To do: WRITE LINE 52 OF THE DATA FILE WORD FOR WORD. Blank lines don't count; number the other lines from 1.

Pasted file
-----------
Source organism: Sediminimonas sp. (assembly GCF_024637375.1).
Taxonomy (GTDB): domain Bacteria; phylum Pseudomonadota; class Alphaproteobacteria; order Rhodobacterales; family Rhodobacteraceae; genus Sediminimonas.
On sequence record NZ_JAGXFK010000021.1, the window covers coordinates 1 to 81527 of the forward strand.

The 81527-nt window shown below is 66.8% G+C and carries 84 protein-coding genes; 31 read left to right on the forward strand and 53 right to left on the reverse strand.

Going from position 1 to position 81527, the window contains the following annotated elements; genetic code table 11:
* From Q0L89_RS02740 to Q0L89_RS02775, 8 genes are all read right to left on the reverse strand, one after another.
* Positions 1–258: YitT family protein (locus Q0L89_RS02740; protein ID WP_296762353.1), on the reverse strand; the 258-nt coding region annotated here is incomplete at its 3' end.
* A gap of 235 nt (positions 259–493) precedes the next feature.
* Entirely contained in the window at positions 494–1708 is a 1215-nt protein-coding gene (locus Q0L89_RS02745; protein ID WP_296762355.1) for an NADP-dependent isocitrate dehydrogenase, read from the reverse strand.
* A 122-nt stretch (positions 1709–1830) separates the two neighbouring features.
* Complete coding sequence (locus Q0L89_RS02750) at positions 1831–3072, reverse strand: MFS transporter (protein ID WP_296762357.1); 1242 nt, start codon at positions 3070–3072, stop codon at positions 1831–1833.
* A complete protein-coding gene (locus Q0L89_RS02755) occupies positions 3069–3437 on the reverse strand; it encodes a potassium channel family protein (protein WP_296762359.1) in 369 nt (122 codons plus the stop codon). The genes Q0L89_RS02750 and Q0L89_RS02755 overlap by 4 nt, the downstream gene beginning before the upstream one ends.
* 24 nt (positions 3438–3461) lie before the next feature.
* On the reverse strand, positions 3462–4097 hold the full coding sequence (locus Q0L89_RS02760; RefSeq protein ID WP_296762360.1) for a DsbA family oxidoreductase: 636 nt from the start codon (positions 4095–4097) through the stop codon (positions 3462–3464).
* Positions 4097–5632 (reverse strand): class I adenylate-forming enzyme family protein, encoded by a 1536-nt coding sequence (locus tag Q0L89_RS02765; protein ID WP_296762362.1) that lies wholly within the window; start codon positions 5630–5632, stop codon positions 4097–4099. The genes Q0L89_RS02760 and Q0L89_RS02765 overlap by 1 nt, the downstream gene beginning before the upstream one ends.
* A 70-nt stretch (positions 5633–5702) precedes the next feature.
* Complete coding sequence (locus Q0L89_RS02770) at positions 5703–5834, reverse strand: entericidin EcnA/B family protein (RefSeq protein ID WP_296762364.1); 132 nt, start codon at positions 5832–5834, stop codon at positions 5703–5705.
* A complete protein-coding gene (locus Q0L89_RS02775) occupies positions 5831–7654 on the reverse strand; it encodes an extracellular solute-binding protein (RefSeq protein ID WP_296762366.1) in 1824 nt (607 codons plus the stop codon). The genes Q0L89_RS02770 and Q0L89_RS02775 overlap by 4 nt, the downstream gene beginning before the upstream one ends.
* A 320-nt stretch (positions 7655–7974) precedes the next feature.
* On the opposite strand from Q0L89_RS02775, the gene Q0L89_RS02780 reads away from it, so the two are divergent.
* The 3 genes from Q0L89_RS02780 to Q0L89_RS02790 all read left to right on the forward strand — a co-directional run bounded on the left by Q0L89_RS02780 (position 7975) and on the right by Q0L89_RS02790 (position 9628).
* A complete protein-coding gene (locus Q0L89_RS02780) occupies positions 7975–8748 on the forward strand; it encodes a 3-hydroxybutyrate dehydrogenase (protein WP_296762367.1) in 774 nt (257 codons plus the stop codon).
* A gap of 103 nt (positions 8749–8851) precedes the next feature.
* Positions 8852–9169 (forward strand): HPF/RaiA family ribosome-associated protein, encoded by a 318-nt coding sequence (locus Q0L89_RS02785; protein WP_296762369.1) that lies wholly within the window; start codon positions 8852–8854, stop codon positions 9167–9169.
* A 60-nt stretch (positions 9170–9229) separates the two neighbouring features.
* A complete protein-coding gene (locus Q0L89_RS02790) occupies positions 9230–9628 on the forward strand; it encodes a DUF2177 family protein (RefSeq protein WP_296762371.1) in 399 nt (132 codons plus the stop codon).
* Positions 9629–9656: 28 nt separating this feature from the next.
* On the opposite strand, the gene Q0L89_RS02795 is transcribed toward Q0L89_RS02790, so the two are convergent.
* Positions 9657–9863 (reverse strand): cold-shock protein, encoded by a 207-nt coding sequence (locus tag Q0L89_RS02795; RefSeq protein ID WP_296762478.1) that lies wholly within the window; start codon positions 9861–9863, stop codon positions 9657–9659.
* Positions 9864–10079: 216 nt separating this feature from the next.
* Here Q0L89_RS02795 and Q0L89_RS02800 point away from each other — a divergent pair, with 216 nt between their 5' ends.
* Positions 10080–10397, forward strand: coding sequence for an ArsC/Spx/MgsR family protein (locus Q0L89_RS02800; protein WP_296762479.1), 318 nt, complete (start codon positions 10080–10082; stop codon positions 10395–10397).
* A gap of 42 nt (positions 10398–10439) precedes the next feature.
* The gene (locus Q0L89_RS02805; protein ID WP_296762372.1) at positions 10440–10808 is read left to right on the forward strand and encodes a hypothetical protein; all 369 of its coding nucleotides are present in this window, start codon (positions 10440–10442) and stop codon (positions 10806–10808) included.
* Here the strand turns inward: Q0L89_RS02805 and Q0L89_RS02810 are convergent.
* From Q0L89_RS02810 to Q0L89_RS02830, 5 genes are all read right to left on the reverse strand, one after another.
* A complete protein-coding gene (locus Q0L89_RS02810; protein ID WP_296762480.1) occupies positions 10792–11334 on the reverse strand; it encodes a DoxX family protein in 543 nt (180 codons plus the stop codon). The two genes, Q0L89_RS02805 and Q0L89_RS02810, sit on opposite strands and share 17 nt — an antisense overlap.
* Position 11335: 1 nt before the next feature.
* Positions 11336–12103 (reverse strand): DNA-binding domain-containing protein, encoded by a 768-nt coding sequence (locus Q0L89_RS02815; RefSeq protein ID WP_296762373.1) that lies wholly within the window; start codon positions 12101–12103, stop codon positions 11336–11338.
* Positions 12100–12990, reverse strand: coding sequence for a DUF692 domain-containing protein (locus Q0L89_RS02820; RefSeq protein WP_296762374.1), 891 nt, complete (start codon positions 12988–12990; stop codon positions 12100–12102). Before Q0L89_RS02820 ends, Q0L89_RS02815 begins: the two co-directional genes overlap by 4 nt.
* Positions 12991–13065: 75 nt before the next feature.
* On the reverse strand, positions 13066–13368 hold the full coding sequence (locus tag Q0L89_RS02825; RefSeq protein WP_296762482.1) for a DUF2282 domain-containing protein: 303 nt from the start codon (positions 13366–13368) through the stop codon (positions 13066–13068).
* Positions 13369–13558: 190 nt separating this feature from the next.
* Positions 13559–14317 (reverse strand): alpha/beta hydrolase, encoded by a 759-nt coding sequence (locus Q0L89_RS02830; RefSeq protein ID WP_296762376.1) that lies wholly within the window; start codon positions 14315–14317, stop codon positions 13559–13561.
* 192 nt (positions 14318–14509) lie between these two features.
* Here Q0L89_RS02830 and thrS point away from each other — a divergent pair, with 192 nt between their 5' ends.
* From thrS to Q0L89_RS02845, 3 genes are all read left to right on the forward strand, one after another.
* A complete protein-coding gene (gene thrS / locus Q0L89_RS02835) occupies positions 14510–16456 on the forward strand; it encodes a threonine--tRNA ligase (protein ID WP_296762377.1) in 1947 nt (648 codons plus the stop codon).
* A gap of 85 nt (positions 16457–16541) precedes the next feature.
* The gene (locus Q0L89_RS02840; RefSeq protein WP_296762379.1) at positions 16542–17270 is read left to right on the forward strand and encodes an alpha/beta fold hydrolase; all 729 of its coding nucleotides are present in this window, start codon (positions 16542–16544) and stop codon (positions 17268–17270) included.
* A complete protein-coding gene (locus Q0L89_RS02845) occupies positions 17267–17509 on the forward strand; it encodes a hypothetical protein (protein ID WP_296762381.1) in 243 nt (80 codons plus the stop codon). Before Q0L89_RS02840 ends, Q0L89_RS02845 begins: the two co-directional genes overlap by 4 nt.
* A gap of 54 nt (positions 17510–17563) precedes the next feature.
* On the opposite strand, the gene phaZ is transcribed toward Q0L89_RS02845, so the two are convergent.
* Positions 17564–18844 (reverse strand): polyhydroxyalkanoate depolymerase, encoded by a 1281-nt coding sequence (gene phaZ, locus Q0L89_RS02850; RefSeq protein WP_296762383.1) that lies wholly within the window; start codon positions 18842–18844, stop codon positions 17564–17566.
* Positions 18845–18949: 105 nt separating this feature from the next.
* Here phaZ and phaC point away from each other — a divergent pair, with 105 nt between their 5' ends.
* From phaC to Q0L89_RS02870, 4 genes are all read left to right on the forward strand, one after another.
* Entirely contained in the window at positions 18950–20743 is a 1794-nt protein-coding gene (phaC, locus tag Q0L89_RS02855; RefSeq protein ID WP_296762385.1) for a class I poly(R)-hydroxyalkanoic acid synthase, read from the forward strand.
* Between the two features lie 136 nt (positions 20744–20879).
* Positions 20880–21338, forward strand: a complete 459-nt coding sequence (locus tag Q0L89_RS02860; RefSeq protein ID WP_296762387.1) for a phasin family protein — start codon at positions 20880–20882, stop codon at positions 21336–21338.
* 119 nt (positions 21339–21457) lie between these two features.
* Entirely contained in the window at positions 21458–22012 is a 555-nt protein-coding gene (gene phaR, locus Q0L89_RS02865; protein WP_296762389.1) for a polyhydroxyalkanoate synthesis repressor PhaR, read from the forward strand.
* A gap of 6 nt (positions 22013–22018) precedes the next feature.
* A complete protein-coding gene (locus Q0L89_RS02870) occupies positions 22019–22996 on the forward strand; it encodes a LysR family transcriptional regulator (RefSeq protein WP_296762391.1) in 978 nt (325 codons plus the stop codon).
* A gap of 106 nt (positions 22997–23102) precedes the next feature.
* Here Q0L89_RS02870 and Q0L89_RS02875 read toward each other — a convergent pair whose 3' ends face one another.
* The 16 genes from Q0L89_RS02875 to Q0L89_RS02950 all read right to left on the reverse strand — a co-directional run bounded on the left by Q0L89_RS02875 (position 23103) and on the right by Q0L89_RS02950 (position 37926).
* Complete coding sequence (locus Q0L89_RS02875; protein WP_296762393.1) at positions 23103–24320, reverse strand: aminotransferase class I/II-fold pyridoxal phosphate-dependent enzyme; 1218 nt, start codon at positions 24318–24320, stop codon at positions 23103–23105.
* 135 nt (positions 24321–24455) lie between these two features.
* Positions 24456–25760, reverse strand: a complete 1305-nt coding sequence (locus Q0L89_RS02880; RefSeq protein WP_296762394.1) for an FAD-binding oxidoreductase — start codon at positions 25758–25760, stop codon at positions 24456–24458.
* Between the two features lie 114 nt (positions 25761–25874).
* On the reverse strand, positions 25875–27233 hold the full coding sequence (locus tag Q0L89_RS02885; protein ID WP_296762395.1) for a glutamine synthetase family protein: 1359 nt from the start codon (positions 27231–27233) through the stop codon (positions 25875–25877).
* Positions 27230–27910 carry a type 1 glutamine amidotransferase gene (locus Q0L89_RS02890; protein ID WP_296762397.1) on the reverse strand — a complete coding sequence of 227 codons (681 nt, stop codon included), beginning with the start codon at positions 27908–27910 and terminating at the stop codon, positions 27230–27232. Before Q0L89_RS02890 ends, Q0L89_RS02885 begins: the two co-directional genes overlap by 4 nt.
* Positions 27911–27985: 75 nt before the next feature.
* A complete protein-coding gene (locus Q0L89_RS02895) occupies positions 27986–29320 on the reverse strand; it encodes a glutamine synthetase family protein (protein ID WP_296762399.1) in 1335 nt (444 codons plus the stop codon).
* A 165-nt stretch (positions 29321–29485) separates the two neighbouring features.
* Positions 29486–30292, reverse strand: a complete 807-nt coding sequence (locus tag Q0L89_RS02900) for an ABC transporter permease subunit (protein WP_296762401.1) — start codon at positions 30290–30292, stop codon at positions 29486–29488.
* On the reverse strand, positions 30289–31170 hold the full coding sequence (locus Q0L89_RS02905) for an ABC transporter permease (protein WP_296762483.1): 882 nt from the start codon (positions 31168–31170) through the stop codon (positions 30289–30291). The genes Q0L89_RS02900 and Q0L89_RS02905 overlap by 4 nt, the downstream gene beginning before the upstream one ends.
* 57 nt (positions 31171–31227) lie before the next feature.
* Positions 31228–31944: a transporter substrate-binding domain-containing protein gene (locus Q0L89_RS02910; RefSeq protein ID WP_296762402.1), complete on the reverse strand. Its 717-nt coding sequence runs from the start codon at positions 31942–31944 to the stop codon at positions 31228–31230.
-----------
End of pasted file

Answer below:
* A gap of 54 nt (positions 17510–17563) precedes the next feature.